Outside of the campaign, there is of course the multiplayer, which has been available free on Gamepass for several weeks. Once again, 343 Studios have created a fantastic multiplayer element, combining their superlative map design with new mechanics like the Grappleshot, and new weapons like the Mangler and Skewer.

It is, however, built on a Battle Pass system which still has some kinks to work out. Progression is simply not even and smooth enough to feel fully rewarding, and the Challenge system leaves a lot to be desired when it requires you to complete certain challenges that you can’t access for whatever reason. Based on specific modes and objectives, these Challenges can be swapped out with tokens that you’ll need to buy in the cash shop, which isn’t a great design choice.

That being said, Halo: Infinite’s boots-on-the-ground multiplayer element is still as tightly-designed and eminently playable as it has ever been. It does far more than simply give the game legs beyond the campaign, offering a side that will continue to grow and evolve for years to come.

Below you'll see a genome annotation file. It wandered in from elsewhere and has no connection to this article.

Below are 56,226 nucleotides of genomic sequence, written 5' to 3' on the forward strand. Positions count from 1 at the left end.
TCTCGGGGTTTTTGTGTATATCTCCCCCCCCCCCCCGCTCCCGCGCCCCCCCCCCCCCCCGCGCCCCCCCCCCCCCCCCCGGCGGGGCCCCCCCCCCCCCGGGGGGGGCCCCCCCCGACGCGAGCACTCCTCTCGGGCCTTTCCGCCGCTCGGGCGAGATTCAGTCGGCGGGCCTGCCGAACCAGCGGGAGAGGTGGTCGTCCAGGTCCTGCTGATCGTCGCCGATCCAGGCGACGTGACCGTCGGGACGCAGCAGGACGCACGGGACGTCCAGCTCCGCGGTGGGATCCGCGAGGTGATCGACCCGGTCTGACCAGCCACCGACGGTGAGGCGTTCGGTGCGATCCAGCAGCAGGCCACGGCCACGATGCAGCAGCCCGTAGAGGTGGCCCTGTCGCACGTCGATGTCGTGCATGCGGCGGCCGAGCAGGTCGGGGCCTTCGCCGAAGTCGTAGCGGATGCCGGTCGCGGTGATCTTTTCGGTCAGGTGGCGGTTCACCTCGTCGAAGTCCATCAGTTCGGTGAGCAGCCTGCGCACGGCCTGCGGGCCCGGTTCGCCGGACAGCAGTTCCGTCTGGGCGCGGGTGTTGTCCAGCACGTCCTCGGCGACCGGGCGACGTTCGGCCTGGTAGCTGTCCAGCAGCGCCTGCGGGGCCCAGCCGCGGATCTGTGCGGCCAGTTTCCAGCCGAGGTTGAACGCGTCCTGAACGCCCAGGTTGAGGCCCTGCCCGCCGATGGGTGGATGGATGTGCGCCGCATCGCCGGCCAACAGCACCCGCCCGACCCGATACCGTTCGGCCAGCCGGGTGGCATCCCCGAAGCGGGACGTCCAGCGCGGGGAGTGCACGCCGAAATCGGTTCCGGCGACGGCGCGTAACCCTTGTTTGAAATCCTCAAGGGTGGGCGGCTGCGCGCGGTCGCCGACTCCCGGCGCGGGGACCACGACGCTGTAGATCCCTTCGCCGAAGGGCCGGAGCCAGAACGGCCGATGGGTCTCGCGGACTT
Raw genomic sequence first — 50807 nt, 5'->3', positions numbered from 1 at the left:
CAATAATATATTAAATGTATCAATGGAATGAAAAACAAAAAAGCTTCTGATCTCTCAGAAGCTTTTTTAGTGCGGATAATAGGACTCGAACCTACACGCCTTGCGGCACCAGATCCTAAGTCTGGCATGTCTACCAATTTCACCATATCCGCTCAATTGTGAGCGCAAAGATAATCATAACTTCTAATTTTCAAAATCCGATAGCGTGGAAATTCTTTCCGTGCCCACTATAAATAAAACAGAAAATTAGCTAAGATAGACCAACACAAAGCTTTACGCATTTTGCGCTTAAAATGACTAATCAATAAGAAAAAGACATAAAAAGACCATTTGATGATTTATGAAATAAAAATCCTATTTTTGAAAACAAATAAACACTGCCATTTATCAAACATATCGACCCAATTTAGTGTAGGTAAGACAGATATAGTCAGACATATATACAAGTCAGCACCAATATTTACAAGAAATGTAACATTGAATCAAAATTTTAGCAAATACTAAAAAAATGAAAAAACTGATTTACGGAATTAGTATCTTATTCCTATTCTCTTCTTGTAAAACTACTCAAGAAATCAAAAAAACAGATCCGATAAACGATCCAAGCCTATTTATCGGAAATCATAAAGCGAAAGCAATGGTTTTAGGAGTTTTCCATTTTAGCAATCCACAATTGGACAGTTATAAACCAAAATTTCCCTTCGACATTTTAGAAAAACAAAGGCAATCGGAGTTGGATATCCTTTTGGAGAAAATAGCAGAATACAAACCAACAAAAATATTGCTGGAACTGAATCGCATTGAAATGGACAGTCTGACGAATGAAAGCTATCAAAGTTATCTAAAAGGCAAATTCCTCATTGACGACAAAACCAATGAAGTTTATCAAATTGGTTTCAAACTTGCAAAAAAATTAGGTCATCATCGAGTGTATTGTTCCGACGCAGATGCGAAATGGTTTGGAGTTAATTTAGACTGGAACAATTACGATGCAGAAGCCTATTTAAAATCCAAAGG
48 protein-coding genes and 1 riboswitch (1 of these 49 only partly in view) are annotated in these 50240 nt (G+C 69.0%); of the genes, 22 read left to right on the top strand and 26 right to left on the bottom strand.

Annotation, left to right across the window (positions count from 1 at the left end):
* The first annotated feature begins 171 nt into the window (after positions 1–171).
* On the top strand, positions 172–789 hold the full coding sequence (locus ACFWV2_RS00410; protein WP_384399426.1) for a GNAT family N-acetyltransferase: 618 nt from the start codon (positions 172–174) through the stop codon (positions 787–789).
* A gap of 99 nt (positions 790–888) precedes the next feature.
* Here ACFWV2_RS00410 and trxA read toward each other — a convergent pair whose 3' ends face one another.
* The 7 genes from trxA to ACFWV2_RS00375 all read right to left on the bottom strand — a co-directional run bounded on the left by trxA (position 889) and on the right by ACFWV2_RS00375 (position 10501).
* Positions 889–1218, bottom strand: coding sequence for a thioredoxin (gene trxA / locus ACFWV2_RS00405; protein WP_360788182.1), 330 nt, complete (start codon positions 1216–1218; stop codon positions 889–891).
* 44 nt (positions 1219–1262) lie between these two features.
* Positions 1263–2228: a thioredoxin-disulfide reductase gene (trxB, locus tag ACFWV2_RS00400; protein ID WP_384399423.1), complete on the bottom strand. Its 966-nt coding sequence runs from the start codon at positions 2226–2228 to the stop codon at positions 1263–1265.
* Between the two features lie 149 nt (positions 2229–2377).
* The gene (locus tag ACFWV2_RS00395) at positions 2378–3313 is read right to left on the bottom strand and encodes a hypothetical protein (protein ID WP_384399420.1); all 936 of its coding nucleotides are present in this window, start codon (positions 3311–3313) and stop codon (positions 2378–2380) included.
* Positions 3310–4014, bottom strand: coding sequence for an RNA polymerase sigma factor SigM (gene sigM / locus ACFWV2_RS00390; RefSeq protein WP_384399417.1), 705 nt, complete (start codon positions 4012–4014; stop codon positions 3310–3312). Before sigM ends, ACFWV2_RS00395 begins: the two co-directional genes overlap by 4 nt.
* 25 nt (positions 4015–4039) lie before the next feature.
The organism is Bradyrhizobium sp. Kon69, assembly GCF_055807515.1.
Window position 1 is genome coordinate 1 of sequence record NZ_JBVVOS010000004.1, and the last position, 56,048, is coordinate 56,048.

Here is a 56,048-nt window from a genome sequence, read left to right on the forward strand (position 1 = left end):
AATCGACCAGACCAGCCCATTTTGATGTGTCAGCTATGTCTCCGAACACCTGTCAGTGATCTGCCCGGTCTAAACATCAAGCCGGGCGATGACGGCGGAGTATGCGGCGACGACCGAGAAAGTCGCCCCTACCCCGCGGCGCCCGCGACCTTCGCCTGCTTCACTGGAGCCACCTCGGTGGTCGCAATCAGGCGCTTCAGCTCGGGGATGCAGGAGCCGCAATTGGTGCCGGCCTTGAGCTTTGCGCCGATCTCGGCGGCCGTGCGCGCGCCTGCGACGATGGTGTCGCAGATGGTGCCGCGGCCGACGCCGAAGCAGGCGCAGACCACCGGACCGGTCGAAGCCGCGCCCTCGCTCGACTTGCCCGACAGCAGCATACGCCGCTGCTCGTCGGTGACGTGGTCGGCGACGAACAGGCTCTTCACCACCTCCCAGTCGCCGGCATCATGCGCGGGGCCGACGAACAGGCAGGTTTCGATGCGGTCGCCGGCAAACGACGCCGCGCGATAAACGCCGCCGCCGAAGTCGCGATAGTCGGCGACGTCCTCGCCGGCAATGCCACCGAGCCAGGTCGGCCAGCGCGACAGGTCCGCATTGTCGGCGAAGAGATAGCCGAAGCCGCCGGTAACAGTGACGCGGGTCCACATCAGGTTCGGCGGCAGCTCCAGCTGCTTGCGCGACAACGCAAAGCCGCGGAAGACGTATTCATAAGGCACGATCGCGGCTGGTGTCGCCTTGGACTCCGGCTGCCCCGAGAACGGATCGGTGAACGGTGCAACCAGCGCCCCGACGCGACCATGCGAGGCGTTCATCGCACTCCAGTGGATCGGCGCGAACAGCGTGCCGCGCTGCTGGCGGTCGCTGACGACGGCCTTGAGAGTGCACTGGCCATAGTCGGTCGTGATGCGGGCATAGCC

Achievements & Completion

Being a console game primarily, Halo: Infinite comes with a full suite of achievements to unlock, the majority of which can be completed simply by playing the campaign. It behooves you to explore every nook and cranny, and use the Chief’s pulse scanner to check the area regularly for hidden collectibles and secrets.

Halo: Infinite is a massive game compared to previous entries though, and will require well upwards of 20 hours to complete if you want to seek out all the secrets. It also has Halo’s trademark replayability, with compact story missions begging to be replayed on higher difficulties just for the sheer fun of it.